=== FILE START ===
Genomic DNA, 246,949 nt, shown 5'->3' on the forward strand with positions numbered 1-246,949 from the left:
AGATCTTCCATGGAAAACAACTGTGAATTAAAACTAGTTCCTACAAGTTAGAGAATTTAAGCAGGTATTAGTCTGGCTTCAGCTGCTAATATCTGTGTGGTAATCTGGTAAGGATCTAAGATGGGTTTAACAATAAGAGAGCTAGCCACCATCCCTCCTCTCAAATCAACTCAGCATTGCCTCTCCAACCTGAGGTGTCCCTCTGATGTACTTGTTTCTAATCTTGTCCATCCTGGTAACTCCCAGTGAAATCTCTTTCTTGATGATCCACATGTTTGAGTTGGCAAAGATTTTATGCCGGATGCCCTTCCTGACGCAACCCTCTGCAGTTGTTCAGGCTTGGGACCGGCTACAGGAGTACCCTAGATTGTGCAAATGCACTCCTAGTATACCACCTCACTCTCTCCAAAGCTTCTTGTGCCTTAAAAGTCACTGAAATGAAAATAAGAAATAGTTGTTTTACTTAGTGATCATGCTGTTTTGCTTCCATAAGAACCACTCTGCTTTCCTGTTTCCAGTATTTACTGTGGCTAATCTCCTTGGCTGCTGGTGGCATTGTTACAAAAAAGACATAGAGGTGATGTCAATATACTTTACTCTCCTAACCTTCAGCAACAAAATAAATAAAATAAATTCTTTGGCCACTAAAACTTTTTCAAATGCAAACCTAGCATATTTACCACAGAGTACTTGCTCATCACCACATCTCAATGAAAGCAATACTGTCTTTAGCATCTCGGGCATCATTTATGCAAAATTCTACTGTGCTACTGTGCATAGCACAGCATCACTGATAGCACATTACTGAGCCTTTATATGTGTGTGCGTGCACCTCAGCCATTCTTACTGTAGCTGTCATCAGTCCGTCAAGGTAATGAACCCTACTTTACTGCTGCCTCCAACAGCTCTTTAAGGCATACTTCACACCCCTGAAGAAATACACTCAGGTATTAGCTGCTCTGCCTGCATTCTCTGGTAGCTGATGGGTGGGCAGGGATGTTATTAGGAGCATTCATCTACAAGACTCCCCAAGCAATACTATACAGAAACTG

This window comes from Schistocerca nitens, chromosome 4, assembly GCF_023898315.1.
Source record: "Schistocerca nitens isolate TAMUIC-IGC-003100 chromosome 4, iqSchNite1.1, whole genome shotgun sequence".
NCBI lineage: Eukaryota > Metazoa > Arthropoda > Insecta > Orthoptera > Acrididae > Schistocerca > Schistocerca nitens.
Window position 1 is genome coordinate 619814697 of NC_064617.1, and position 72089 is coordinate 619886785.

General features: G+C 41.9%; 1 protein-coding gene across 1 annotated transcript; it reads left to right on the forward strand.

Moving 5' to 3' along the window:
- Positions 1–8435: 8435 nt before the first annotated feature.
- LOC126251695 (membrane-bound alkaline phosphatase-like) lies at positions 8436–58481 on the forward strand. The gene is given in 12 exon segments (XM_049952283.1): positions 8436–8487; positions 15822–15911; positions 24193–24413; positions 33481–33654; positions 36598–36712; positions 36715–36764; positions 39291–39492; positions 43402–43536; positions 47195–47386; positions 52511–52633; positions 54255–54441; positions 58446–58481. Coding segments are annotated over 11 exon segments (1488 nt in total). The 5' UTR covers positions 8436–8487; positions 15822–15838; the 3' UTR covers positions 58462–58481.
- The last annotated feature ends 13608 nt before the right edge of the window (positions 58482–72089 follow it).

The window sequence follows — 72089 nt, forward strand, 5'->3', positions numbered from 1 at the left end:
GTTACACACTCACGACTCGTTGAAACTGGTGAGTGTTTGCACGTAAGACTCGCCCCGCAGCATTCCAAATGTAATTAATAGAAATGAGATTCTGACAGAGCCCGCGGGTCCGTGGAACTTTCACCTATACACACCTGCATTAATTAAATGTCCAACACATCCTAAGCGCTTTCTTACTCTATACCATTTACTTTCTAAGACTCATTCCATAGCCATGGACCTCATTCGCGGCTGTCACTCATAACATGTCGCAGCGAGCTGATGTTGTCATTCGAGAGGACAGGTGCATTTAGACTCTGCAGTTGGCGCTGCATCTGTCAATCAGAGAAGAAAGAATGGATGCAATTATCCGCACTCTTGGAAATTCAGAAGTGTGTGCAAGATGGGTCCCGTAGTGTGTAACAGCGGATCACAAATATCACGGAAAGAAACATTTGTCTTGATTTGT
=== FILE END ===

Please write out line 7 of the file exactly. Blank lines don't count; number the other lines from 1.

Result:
General features: G+C 41.9%; 1 protein-coding gene across 1 annotated transcript; it reads left to right on the forward strand.